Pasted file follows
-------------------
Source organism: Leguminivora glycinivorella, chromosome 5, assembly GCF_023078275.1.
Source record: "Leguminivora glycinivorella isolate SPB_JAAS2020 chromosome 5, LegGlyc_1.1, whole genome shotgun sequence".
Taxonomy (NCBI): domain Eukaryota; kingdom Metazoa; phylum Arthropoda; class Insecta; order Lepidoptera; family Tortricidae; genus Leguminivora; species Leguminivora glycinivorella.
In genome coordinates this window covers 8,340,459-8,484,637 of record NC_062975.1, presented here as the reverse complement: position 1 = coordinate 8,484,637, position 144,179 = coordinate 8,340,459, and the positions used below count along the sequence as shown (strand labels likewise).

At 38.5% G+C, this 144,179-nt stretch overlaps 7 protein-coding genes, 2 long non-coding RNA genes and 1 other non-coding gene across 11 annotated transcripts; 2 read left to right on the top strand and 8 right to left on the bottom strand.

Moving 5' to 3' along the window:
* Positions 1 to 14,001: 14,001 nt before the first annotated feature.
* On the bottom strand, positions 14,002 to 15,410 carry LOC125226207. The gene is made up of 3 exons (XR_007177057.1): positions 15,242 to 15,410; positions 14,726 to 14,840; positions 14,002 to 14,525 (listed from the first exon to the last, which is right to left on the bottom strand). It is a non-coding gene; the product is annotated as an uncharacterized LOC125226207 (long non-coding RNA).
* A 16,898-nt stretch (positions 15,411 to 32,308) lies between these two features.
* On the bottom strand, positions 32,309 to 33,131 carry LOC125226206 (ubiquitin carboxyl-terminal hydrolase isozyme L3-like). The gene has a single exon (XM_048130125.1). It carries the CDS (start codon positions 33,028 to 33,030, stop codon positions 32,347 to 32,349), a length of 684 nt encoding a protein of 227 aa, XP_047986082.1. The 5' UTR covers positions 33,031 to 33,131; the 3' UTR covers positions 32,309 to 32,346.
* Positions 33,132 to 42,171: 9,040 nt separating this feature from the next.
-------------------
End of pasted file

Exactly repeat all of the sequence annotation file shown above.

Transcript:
Source organism: Leguminivora glycinivorella, chromosome 5, assembly GCF_023078275.1.
Source record: "Leguminivora glycinivorella isolate SPB_JAAS2020 chromosome 5, LegGlyc_1.1, whole genome shotgun sequence".
Taxonomy (NCBI): domain Eukaryota; kingdom Metazoa; phylum Arthropoda; class Insecta; order Lepidoptera; family Tortricidae; genus Leguminivora; species Leguminivora glycinivorella.
In genome coordinates this window covers 8,340,459-8,484,637 of record NC_062975.1, presented here as the reverse complement: position 1 = coordinate 8,484,637, position 144,179 = coordinate 8,340,459, and the positions used below count along the sequence as shown (strand labels likewise).

At 38.5% G+C, this 144,179-nt stretch overlaps 7 protein-coding genes, 2 long non-coding RNA genes and 1 other non-coding gene across 11 annotated transcripts; 2 read left to right on the top strand and 8 right to left on the bottom strand.

Moving 5' to 3' along the window:
* Positions 1 to 14,001: 14,001 nt before the first annotated feature.
* On the bottom strand, positions 14,002 to 15,410 carry LOC125226207. The gene is made up of 3 exons (XR_007177057.1): positions 15,242 to 15,410; positions 14,726 to 14,840; positions 14,002 to 14,525 (listed from the first exon to the last, which is right to left on the bottom strand). It is a non-coding gene; the product is annotated as an uncharacterized LOC125226207 (long non-coding RNA).
* A 16,898-nt stretch (positions 15,411 to 32,308) lies between these two features.
* On the bottom strand, positions 32,309 to 33,131 carry LOC125226206 (ubiquitin carboxyl-terminal hydrolase isozyme L3-like). The gene has a single exon (XM_048130125.1). It carries the CDS (start codon positions 33,028 to 33,030, stop codon positions 32,347 to 32,349), a length of 684 nt encoding a protein of 227 aa, XP_047986082.1. The 5' UTR covers positions 33,031 to 33,131; the 3' UTR covers positions 32,309 to 32,346.
* Positions 33,132 to 42,171: 9,040 nt separating this feature from the next.